In honor of Jane Austen’s birth on December 16, 1775, I’m revisiting one of my favorite travel memories. In 2014, I visited the home where Jane lived in her last years. And I experienced Six (or fewer) Degrees of Separation from Jane.
Jane Austen lived the last few years of her too-short life in tranquil Chawton, Hampshire, with her mother, her cherished sister Cassandra, and a family friend. The women were pretty much penniless after the death of Jane’s father. Like most single women of their time, they had to depend on the kindness of relatives for a roof over their heads.
It was their good fortune that Jane’s brother Edward Knight was able to come to the rescue. Why was his name Edward Knight, not Edward Austen? He had been formally adopted by a cousin of Jane’s father, Thomas Knight. Thomas and his wife Catherine were wealthy and childless. They made Edward their heir. He inherited several estates, among them a grand house at Chawton. The house came with a sizable but cozy cottage, which Edward made available to his mother and sisters for their lifetimes.
At last, in her thirties, Jane had a stable home. She had begun writing as a teenager but had more or less given it up during the years that she had no settled home. In Chawton, she established a routine of writing every morning at a little round table in front of the dining room window. Her sister Cassandra took over morning household chores, giving Jane the freedom to write. In the afternoons, they took long walks in the countryside–just like Jane’s heroines. They also spent a lot of time visiting friends and relatives, including the wealthy connections Edward Knight was able to give them.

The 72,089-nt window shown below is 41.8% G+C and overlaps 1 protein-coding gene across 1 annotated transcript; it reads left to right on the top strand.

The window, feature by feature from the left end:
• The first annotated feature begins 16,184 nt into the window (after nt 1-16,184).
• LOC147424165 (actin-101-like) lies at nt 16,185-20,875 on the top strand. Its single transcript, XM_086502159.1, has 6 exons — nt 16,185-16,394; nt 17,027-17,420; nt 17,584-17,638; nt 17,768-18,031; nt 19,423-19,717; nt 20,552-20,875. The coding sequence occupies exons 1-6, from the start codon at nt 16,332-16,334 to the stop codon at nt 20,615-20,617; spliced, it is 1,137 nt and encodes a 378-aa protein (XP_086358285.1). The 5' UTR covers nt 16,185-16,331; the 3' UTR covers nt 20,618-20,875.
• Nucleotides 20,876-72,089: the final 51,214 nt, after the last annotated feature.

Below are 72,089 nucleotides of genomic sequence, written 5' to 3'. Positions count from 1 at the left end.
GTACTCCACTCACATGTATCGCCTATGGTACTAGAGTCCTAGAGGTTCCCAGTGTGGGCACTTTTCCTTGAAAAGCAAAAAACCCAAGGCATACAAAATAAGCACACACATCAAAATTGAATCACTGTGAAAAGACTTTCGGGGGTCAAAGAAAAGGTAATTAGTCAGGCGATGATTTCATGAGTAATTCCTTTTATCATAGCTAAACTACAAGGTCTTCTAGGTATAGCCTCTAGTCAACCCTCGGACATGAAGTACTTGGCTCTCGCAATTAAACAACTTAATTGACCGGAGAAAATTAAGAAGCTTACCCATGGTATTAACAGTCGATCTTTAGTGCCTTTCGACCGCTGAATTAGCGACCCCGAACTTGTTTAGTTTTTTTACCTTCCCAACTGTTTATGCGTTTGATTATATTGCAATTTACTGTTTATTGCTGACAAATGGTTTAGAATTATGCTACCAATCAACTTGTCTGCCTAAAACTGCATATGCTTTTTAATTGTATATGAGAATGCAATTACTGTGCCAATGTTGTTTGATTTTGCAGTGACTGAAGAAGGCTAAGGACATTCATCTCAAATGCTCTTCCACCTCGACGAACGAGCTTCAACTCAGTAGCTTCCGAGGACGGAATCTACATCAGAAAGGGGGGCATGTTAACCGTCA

On this humble little table, Jane wrote the classics we know and love: Persuasion, Pride and Prejudice, Sense and Sensibility, Northanger Abbey, Mansfield Park, and Emma. Some of them she had begun earlier and had put away. Family lore had it that a squeaky door was purposely never oiled, so that Jane always had warning of visitors. She would hastily hide her manuscript until the visitors had left.
Jane’s books dealt with the serious problems of women dependent on men for economic security. As she knew all too well from her own life, an unmarried woman without a fortune of her own had very few options for survival. Jane spun her stories with humor, but also with hard-earned experience in understanding human conflicts.
I was deep in a discussion about Austen family history with a man stationed in the house, when I noticed that his name tag said, “Mr. Knight.” Could it be? Yes! My Mr. Knight was a living, breathing, direct descendant of Jane’s brother! I think he looks just like his ancestor.
The Empire dresses first popularized by Josephine, the wife of Napoleon, were popular in Scandinavia as well as in Jane’s England.
I loved the puff detail on this one, which was made in Denmark’s colony in the Indies. (Taking care of fragile garments like this was the job of slaves–an unpleasant fact that countries like Denmark and England and America are still struggling to come to terms with). In one of her books, “Mansfield Park,” Jane touched on the subject.
Still, I can dream of a ladylike life in a peaceful English village. How about a little cotton jacket for a stroll in the garden?
I just found my DVD of my all-time favorite movie based on Jane’s work, “Persuasion.” It’s about maturity, regrets, making one’s own risky choices, and second chances. It stars Amanda Root, Ciaran Hinds, Corin Redgrave, Fiona Shaw, and a long list of other fine British actors. I’ll be watching it today, and feeling grateful that in her short life Jane was able to write as much as she did.